July 15, 1962|
Dauphin, Manitoba, Canada
|General manager||Lou Lamoriello|
|Team||New York Islanders|
|Years as a coach||1984-present|
|Years as an NHL coach||1998-present|
Barry Trotz (born July 15, 1962) is a Canadian professional ice hockey coach for the New York Islanders of the National Hockey League (NHL). He is also the former head coach of the NHL's Nashville Predators and the Washington Capitals. He was previously the coach of the American Hockey League (AHL)'s Baltimore Skipjacks and Portland Pirates, with whom he won an AHL championship in 1994. That same year, he won the Louis A.R. Pieri Memorial Award, which is awarded to the outstanding coach in the AHL as voted upon by the AHL Broadcasters and Writers. On February 20, 2013, Lindy Ruff was fired by the Buffalo Sabres, making Trotz the longest-tenured head coach in the NHL. He was also the second-longest tenured coach in the four major North American professional leagues, behind only Gregg Popovich of the National Basketball Association's San Antonio Spurs. On April 14, 2014, the Predators announced Trotz would not return for his 16th season as head coach. On May 26, 2014, Trotz was announced as the new head coach of the Capitals. On June 7, 2018, Trotz won his first Stanley Cup as the head coach, with the Capitals defeating the Vegas Golden Knights in five games, in the franchise's first Stanley Cup championship.
Before becoming a coach, Trotz played for the Western Hockey League (WHL)'s Regina Pats from 1979 to 1982, winning the WHL Championship in 1980. During that time, Trotz played in 191 games, scoring 15 goals, adding 60 assists and accumulating 324 penalty minutes. Trotz played his final year of junior hockey in his home town of Dauphin, Manitoba, where the Kings won the Manitoba Junior Hockey League title as well as the Anavet Cup.
Trotz said he realized his playing was not good enough for an NHL career, and started having doubt about his future. He wound up getting a spot attending training camp for the American Hockey League (AHL)'s Hershey Bears in 1982 thanks to Jack Button, director of player recruitment at the Bears' NHL parent club, the Washington Capitals. Button said to Trotz he was invited because Button believed Trotz "might be a good minor league leader or a coach someday". Trotz began his coaching career as an assistant coach at the University of Manitoba in 1984. The following season, he became the general manager and head coach for the Dauphin Kings. In 1987, he returned to the University of Manitoba as head coach, while also serving as a part-time scout for the Washington Capitals.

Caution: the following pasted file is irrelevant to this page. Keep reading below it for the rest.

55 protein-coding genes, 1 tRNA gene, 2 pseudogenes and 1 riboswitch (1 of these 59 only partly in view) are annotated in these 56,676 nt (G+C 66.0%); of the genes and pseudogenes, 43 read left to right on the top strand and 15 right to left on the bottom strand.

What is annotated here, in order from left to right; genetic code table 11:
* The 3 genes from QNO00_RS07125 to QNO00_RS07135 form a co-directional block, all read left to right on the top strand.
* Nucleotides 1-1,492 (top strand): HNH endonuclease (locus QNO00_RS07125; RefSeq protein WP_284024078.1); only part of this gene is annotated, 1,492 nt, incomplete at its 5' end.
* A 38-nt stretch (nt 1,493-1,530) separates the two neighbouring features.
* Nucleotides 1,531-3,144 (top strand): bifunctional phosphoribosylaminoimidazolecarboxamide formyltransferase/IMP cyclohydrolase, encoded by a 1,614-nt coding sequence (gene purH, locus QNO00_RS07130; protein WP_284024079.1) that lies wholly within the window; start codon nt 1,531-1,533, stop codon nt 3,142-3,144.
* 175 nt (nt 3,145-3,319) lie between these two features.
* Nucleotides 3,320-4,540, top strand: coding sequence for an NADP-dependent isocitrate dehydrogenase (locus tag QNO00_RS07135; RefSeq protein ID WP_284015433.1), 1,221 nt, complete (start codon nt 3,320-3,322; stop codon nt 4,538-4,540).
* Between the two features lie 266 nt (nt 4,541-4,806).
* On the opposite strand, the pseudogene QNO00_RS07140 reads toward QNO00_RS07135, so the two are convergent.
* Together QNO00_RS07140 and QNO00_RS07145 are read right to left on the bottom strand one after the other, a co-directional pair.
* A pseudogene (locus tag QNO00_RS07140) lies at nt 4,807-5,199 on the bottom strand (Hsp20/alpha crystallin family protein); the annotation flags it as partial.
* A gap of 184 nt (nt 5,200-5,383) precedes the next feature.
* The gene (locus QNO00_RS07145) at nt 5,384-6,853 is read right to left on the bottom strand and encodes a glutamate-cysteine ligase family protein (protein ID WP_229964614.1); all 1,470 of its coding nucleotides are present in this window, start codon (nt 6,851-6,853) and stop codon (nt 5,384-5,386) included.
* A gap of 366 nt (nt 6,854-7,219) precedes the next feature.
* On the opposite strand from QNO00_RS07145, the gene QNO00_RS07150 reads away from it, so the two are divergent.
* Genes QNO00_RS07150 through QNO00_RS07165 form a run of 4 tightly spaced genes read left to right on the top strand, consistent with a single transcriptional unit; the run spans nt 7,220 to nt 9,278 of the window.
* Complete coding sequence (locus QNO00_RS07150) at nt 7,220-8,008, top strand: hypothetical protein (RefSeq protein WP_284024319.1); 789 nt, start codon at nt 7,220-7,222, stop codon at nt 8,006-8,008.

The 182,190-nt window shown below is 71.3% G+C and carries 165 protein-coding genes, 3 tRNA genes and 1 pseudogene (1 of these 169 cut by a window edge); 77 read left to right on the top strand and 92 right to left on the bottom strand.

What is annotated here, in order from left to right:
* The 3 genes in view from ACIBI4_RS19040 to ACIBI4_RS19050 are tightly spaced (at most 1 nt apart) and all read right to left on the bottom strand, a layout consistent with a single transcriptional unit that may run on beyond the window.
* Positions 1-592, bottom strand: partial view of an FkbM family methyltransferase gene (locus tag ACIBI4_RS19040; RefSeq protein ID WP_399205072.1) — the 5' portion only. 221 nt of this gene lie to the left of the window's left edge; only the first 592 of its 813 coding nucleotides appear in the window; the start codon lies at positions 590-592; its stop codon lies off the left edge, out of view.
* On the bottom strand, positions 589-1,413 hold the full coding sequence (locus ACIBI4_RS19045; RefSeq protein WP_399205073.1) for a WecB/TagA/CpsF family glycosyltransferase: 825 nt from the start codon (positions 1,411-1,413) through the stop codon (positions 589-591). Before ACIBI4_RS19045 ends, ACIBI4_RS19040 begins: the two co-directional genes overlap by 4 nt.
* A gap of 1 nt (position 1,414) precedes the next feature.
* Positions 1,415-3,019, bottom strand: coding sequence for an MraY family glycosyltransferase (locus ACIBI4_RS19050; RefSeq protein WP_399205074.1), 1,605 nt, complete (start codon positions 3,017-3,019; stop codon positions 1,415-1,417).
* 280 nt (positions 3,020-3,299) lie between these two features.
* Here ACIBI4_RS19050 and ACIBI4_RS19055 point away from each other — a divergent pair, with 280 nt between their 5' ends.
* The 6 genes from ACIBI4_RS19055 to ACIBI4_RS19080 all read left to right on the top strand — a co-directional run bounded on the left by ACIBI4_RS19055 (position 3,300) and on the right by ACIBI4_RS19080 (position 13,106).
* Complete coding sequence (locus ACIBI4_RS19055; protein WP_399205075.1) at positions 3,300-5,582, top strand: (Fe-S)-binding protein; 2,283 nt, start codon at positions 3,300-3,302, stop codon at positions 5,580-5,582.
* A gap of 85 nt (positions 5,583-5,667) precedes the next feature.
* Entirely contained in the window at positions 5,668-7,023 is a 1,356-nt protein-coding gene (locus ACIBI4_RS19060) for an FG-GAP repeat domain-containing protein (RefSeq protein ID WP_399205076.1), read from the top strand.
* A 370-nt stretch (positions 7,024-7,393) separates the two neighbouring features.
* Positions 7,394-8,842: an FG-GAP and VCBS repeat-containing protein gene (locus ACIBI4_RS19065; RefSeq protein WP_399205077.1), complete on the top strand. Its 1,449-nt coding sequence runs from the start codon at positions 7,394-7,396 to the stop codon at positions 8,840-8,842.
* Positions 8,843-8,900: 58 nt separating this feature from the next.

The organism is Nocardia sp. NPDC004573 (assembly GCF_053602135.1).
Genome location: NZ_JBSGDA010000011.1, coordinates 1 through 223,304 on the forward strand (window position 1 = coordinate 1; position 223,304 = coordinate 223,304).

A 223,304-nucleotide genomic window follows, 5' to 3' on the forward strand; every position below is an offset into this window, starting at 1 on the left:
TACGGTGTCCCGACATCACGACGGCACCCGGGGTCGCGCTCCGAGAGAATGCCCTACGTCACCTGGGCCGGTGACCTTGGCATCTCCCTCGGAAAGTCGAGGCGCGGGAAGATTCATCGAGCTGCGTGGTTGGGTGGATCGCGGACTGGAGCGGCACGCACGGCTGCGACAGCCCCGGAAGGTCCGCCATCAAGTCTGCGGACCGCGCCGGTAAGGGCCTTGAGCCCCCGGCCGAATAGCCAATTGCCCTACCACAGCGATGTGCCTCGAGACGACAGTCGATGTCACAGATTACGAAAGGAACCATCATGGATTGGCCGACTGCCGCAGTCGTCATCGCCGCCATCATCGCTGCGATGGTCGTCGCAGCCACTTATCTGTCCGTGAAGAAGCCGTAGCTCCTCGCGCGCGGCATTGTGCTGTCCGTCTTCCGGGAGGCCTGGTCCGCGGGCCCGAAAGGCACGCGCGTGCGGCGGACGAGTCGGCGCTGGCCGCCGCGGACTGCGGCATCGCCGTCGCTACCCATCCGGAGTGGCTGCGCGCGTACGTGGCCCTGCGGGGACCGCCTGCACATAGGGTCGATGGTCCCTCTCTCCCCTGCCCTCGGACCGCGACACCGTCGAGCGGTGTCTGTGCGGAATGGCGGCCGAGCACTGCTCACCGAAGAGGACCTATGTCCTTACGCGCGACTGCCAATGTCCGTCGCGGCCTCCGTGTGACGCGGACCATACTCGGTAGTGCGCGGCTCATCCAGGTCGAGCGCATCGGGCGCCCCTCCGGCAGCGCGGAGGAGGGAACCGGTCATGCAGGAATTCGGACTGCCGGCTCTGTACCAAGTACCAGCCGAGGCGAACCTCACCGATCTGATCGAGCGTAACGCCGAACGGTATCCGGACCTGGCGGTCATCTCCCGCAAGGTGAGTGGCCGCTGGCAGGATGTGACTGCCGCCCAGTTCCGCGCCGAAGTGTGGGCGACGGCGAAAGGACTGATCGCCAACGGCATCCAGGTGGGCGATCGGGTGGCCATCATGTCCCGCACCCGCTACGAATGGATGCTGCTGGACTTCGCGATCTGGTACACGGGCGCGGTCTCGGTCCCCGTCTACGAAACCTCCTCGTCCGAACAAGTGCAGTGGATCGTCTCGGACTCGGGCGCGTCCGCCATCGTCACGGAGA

Trotz became the head coach for the Capitals' minor league affiliate, the Baltimore Skipjacks, in 1992. On March 26, 1993, the franchise moved to Portland, Maine, and was renamed the Portland Pirates. Trotz led the Pirates to two Calder Cup Finals, winning the Calder Cup in the Pirates' inaugural season of 1994.
When longtime Capitals general manager David Poile was hired by the newly established Nashville Predators, he decided to bring Trotz along to become the team's first head coach. He was named the head coach of the Predators on August 6, 1997. Even before the team began play, Trotz was involved in the Predators expansion process, doing player scouting and helping design the team facilities at the Nashville Arena.
In the debut of both Trotz and the Predators at the 1998-99 NHL season, the team won 28 games, the third highest for an expansion team to date. He holds the record for most games coached by the first coach of an NHL expansion franchise, previously held by Terry Crisp for the Tampa Bay Lightning. Coincidentally, Crisp now works as a radio and TV broadcaster for the Predators. In a November 4, 2008, game against the Vancouver Canucks, Trotz became just the tenth head coach in NHL history to coach 750 games with a single team, and the 31st to reach that mark overall.